Future Models - Alpine 2017 Vision
Renault gives Alpine the thumbs up
Mountain high: The Alpine Vision concept is said to represent 80 per cent of the final design of the first Alpine production car in more than two decades.
Finally, Renault’s Alpine sub-brand to launch in 2017 with lightweight sports coupe
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17 February 2016
RENAULT has pushed the start button for its Alpine premium sportscar brand,
saying the first Alpine model, closely based on its latest lightweight,
mid-engine Vision concept coupe, will go into production by 2017.
Australia is a near certainty to get the hand-built Alpine range, with Renault
Australia saying it has had “positive responses” to its request to launch the
standalone marque here.
The unnamed two-seat sports coupe will be the first production road car to
carry the Alpine badge in more than two decades, but not the last. Ultimately,
at least three models, including an SUV, are expected to carry the Alpine badge.
According to parent company Renault, the first Alpine model will be 80 per cent
based on the latest Vision concept, and will be built at the Renault Sport
factory at Dieppe, in north-west France, for global markets.
Announcing the long-awaited decision by Renault Group and unveiling the latest
Vision concept, Renault-Nissan Alliance chairman and CEO Carlos Ghosn said
motorsports and sportscars were deeply rooted in the Renault DNA.
“Earlier this month we announced our return to Formula One with a Renault team,
and today we are announcing Alpine,” he said.
“This is an exciting next step in our strategy to leverage talent and
technology between road and track, and we look forward to reaching new
customers in the sport premium cars segment.”
Renault chose Monte Carlo – site of some of Alpine’s most memorable motorsport
performances – for the announcement, confirming that one of the target
parameters of the first new Alpine production car in more than 20 years will
have an acceleration target of less than four seconds for the 0-100km/h dash.
Like the Vision concept, the Alpine coupe is expected to carry design cues
lifted from the best-known historic Alpine, the A110 Berlinette, including the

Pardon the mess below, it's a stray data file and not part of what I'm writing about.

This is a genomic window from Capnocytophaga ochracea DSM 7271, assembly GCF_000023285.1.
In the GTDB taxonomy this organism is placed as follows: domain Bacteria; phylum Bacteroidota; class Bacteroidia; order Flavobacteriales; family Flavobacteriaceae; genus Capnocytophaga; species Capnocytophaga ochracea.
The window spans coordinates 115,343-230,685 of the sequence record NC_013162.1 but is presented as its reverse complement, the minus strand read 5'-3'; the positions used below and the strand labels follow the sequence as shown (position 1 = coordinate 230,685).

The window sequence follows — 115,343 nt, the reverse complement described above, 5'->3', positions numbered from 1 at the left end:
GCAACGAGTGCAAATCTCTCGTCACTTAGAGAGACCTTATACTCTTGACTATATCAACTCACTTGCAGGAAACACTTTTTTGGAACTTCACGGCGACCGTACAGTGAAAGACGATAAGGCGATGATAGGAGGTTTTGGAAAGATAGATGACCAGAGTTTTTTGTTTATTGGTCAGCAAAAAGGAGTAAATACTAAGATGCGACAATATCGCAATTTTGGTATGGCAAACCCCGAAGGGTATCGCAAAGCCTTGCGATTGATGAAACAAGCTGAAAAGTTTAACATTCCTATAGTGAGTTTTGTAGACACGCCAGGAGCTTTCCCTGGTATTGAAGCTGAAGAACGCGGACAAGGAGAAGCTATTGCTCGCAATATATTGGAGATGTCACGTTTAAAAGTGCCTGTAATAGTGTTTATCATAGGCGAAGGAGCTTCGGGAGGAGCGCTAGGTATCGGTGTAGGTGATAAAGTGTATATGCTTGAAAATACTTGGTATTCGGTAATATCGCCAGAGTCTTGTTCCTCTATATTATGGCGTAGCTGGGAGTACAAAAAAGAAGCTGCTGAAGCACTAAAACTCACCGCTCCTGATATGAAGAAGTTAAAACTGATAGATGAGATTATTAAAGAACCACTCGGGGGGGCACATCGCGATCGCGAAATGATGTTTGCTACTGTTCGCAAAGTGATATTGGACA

big, round driving lights that originally were included for competition
The production powertrain is yet to be confirmed, but no one would be surprised
if the production car gets an all-new Renault Sport-crafted four-cylinder turbo
mated with a seven-speed dual-clutch transmission.
Low weight will be a key factor in the vehicle’s development by “a small team
of passionate experts within Groupe Renault”, the company says.
Heading up the team as Alpine managing director will be Dutch-born marketer
Michael van der Sande, who most recently was Renault Group marketing senior
vice president. Before that, he had broad experience across a wide range of
motor companies, including Nissan, Rolls-Royce, Bentley, Harley-Davidson, Tesla
and Aston Martin.
“All of us at Alpine are proud to have been entrusted with the task of bringing
back Alpine to sports car lovers around the world,” Mr van der Sande said.
“Our job is to faithfully re-interpret famous Alpines of the past and project
Alpine into the future with a beautifully designed, agile, high-performance
“Our Alpine Vision show car is immediately recognisable as an Alpine yet
resolutely modern. We look forward to revealing the production model later this
The design will be led by long-time Renault stylist Antony Villain, whose
credits include the current Clio and Captur.
Renault says the team will develop the new car over the next 12 months, but
Alpine has promised we will see it before the end of 2016.
The vehicle will go on sale first in Europe, with other markets to follow. As
the Renault Sport Dieppe plant is relatively small, the showroom roll out might
Renault Australia corporate communications manager Emily Fadeyev told GoAuto
today that the Australian plans for Alpine had yet to be confirmed.
As well, the factory is expected to continue production of the Clio RS in
parallel with the new Alpine range.
However, she said Renault Australia had high hopes that Alpine would get the
green light for this market.
“We have expressed a very strong interest for Alpine for Australia, and we have
had very positive responses so far,” she said.
Ms Fadayev said because Alpine had not yet been confirmed for Australia, not
timing had been given.
Originally, the Alpine project was a joint-venture between Renault and the
United Kingdom’s Caterham, but Renault bought out Caterham’s half in 2014.